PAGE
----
Sunday, November 12, 2006
Having just come out over the weekend, i've lucked out in getting to post about the recent sequencing of the sea urchin genome. The genome of the male California purple sea urchin (Strongylocentrotus purpuratus) has been sequenced and the depth of analysis to be discussed in the next few months (look for 40 articles in the December issue of Developmental Biology) seems incredible. A team of 240 scientists, including groups from Toronto and BC, have collaborated to determine the GENETIC CODE AND TRANSCRIPTOME (using NASA computers to do microarrays-how cool is that?!) of this highly studied model organism. The sea urchin has been used for over a century as a model for many biological processes and is best known for advances made in developmental biology due to their clear embryos which facilate the study of evolutionarily conserved developmental processes common to deuterostomes. The sea urchin genome which codes for 23 300 genes displays a surprising level of sophistication and suggests a global view of the genes necessary for human evolution-further touting the strength of this species as a model organism. Some of the most interesting findings include the identification of genes coding for human analogues involved in vision and chemosensation (sea urchins were not thought to possess organs to sense light and odour), a very complex innate immune system(including a rhobust defensome), and orthologs of many human disease-associated genes.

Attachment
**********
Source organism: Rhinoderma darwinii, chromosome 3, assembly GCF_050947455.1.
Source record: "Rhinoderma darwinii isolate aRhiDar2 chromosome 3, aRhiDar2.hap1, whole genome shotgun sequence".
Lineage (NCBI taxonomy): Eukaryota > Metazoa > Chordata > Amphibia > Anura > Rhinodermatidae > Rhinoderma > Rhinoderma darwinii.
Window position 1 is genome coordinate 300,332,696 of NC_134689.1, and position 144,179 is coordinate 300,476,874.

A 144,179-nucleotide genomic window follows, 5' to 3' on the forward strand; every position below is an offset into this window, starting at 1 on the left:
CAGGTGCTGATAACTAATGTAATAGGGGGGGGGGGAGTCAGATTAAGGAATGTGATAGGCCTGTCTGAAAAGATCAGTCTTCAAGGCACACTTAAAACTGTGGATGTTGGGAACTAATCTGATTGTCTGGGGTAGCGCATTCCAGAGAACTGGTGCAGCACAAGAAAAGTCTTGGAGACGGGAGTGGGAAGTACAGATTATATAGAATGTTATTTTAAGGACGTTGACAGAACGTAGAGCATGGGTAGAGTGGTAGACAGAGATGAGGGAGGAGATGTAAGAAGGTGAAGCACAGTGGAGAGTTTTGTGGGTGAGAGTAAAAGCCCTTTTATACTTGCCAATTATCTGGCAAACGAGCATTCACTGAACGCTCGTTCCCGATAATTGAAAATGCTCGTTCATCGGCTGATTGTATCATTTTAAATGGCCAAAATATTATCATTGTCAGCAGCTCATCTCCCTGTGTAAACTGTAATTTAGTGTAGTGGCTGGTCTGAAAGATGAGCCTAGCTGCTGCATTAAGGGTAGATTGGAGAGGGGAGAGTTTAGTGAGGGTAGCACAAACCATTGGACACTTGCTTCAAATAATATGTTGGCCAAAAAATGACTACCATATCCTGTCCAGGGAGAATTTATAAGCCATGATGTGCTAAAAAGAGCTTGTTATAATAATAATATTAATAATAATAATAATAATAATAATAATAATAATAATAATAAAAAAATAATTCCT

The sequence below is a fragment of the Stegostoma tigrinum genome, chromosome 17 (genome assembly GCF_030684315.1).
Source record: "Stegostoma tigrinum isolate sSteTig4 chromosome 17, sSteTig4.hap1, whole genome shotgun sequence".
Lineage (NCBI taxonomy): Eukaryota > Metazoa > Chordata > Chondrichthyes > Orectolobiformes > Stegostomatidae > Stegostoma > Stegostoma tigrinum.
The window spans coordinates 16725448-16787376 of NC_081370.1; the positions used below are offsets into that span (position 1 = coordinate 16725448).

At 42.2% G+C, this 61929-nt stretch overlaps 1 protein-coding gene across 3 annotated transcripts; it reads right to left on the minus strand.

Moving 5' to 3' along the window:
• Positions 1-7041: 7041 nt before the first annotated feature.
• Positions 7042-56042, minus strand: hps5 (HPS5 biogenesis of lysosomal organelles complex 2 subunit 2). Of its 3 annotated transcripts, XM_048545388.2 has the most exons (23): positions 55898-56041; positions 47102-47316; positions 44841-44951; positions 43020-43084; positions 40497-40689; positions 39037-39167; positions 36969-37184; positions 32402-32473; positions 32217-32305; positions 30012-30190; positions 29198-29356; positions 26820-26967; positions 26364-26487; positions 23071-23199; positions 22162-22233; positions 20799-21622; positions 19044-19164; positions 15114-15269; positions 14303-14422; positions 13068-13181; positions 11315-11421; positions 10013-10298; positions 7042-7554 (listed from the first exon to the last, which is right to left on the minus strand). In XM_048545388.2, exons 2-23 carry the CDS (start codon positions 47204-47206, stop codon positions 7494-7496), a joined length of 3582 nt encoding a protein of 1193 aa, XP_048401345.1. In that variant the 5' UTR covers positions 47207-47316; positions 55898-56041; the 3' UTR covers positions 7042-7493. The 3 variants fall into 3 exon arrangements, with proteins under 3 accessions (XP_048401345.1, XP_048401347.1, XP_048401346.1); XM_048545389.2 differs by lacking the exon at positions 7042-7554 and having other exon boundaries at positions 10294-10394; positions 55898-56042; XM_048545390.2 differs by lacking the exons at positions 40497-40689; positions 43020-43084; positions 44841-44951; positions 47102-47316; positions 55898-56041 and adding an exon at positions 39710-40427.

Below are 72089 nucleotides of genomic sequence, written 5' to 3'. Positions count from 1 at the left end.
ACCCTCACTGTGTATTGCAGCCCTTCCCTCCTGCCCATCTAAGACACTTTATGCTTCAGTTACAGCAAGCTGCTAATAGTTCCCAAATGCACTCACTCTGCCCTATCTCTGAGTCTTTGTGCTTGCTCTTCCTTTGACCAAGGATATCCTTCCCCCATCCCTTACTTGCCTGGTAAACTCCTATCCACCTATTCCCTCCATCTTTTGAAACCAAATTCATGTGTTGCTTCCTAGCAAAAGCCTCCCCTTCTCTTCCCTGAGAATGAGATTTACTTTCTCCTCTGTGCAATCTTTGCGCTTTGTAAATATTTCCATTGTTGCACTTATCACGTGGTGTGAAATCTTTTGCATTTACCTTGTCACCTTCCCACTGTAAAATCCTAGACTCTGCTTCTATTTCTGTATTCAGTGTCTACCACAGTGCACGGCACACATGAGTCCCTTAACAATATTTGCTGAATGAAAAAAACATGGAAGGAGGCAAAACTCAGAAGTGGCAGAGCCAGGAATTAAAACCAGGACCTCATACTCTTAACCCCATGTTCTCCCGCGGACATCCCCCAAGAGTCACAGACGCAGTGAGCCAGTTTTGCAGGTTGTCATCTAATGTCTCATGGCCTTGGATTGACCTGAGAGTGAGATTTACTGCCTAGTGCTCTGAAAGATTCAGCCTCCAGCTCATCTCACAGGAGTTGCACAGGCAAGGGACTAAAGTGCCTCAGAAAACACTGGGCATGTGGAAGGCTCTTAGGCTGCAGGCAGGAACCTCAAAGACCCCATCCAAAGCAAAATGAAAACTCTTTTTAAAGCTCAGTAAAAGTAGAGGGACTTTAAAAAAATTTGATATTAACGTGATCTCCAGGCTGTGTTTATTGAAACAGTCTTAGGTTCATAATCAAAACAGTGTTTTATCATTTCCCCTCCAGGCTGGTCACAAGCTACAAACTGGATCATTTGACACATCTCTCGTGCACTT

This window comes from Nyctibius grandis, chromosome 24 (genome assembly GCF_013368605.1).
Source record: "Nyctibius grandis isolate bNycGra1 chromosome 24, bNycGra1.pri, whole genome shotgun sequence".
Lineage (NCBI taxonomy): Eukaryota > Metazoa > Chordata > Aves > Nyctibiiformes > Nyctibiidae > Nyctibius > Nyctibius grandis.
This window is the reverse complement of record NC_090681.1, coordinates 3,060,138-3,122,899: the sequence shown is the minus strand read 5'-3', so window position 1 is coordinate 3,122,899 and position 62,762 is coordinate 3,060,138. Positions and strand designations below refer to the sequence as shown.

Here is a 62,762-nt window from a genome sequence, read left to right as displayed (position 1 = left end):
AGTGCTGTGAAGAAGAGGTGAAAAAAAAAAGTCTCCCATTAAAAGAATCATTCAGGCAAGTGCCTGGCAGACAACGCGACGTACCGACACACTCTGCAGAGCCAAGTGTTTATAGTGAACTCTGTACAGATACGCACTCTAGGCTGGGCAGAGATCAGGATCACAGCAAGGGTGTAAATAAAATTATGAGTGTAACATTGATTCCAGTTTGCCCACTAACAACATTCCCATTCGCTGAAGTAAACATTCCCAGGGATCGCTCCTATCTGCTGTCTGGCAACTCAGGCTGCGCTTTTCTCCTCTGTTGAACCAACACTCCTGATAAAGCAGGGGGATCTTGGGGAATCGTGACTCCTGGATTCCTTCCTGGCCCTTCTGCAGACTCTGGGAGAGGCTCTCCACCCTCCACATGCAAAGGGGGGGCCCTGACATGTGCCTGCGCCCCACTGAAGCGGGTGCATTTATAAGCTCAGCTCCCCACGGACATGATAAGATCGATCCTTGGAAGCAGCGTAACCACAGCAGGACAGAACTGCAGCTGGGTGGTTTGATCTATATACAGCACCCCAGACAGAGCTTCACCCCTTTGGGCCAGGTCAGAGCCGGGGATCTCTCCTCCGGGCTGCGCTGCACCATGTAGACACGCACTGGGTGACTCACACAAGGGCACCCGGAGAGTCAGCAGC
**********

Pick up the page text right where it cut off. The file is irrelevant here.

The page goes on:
Posted by allana at 8:57 PM